Assessment and Mitigation
Where land use change could have an adverse effect on wildlife, impacts can be minimized by effective mitigation measures. This can include translocation programmes, habitat creation and habitat restoration. In addition, ongoing monitoring of mitigation measures is crucial to measuring their effectiveness, and to comply with recent changes in European legislation.
Works we are experienced in undertaking include:
- Preparation of Environmental Impact Assessment
- Ecological input into development design
- Mitigation design and impact
- Habitat design, restoration and creation
- EcoHomes Assessment and design
- Expert witness statements
- Production of site management plans
- Ecological watching briefs
- Project monitoring
- Advice on ecological/wildlife policy and guidance
Examples of mitigation DWC have undertaken include:
Reptile Survey and Translocation: Cattedown, Plymouth - Signpost Housing Association
A site situated in the urban location of Plymouth had been identified as a potential reptile habitat. Devon Wildlife Consultants carried out a reptile survey using Froglife (1998) standards. Slowworms were identified during the survey, which led to the development of a translocation programme that was subsequently approved by English Nature. The slowworms underwent translocation to a undisturbed site nearby.
Environmental Impact Assessment: Alverdiscott to North Tawton, Western Power Distribution
DWC has recently completed a full EIA to evaluate the potential impact of a proposed overhead transmission line. Mitigation will include ecological and archeological watching briefs and landscape enhancement.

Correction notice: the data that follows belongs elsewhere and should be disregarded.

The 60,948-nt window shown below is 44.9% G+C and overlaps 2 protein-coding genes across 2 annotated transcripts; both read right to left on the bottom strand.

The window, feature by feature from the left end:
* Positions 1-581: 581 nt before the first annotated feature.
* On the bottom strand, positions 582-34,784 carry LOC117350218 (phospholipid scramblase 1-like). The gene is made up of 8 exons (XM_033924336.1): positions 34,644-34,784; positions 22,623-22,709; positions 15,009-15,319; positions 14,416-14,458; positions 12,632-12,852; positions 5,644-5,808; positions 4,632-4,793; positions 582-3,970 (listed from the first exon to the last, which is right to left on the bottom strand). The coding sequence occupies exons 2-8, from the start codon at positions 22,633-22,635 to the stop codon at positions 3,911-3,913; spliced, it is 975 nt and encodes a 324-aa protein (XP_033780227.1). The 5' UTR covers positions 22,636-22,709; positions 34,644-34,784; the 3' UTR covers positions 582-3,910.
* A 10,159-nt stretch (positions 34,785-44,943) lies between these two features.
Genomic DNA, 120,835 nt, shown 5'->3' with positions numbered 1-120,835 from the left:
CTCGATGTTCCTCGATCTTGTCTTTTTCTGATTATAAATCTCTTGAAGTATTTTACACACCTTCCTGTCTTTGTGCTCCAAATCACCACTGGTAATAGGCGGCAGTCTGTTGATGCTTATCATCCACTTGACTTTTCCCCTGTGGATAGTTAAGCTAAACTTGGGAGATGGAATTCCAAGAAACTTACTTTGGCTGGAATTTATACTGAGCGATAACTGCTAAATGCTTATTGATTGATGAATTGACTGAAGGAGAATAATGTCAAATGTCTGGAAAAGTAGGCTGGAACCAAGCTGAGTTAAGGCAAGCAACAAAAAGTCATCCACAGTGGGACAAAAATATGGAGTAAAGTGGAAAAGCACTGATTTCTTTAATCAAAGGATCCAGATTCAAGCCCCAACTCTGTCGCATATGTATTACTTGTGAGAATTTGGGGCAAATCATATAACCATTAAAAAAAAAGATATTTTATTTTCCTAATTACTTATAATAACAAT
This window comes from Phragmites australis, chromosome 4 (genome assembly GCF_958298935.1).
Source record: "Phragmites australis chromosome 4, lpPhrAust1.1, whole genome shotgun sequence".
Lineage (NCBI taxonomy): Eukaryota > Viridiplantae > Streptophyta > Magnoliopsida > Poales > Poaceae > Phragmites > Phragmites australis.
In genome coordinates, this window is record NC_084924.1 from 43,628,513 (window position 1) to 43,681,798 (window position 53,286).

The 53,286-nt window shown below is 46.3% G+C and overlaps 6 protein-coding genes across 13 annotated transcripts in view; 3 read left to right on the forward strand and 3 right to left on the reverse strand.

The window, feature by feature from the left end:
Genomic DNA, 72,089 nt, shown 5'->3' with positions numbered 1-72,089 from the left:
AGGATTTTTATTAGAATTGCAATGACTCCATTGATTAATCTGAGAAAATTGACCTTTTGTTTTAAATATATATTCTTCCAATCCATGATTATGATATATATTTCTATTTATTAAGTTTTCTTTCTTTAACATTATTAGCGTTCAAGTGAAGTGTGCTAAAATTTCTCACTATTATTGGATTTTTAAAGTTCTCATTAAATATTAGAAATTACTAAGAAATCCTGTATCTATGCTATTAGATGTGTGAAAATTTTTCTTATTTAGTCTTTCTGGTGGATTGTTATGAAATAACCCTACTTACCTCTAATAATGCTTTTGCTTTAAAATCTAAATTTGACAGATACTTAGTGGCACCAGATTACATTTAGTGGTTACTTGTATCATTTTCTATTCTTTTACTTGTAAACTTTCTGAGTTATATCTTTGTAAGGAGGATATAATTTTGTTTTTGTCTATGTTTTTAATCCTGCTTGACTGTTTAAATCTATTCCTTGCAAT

Reptile Survey and Translocation: Development Sites at Saltash
During the summer of 2007 DWC translocated a record number of reptiles from two small sites in Saltash, Cornwall. The Guinness Trust are in the process of developing the two small urban sites which lie close to the A38 at Saltash for affordable housing. The sites have not been managed in some years, and were dominated by scrub and rank grassland. During an Extended Phase 1 Habitat survey which DWC carried out at the sites, the potential presence of reptiles was identified. The Guinness Trust commissioned a reptile survey, and slowworms were recorded on each of the two sites, with common lizards additionally recorded at the larger of the two areas. In order to allow development to continue without contravention of the Wildlife and Countryside Act, a translocation programme was undertaken in order to relocate all reptiles to a safe habitat prior to commencing development. Reptile proof fencing was installed to prevent further colonisation of the site by reptiles and artificial refugia were laid. In April 2007 DWC began to visit the site daily (providing weather conditions were suitable) to capture the reptiles which were located beneath/upon any artificial or natural refugia. The refugia provide cover for the reptiles, whilst also warming in the sun. The slowworms and lizards bask beneath or upon the refugia to increase their body temperature. The captured reptiles were taken to Churchtown Farm Community Nature Reserve where the mosaic of habitats and sympathetic management provide suitable foraging, basking and hibernation areas for reptiles. DWC continued to visit the site until September 2007, and once the translocation was at an end we trawled through our data and calculated that a total of 1031 reptiles had been relocated from the development sites! This is by far the largest number of reptiles DWC have ever translocated, and it is fairly safe to say that we knew the roads to Saltash like the back of our hands when the project finally drew to a close